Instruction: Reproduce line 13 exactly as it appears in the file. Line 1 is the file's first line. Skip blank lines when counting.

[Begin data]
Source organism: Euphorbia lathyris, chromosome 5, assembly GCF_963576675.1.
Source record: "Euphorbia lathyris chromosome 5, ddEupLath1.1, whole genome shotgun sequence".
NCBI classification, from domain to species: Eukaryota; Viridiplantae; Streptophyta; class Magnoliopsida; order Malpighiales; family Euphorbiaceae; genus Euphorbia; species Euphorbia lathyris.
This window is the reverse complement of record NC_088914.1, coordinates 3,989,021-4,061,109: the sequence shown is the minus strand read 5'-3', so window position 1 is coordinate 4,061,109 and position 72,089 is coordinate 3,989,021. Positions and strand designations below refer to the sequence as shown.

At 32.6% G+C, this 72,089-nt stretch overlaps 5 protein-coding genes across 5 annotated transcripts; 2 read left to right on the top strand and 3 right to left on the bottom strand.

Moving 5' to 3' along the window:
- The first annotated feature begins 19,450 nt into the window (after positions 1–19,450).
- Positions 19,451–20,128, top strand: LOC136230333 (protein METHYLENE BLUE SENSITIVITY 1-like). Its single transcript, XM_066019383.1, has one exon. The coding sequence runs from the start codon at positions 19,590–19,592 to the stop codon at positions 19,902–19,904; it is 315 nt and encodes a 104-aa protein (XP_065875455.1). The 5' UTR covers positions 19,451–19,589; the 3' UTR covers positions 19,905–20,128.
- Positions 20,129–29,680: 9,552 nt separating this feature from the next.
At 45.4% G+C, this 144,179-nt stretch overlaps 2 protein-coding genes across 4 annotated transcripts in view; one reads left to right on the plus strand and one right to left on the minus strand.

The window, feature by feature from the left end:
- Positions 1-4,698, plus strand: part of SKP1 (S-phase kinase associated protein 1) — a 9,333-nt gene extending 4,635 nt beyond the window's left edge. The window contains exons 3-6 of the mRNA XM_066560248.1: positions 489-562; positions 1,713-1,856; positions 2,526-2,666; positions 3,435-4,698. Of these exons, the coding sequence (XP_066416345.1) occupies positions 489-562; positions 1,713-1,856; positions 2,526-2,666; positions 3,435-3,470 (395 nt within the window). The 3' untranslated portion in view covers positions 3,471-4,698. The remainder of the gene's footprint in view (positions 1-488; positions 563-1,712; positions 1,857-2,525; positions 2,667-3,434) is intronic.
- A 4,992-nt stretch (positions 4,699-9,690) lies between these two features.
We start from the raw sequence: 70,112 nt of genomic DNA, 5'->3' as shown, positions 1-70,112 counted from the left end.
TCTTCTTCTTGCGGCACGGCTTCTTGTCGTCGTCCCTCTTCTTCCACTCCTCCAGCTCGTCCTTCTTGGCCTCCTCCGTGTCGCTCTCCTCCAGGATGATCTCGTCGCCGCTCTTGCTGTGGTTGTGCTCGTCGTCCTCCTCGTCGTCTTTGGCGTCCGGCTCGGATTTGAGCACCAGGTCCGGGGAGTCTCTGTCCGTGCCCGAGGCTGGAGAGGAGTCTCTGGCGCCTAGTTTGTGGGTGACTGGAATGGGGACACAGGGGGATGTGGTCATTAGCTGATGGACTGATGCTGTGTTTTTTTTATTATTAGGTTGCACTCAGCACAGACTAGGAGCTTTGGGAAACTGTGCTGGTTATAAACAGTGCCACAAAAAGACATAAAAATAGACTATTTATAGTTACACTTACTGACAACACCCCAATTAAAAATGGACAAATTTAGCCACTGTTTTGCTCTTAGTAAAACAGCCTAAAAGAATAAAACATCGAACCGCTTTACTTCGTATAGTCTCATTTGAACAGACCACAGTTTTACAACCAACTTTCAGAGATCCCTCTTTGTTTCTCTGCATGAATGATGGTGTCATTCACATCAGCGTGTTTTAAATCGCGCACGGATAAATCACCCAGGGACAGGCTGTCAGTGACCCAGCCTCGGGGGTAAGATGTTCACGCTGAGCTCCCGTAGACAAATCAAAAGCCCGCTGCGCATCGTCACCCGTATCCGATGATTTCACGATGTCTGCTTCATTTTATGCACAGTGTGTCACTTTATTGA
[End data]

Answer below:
- A 4,992-nt stretch (positions 4,699-9,690) lies between these two features.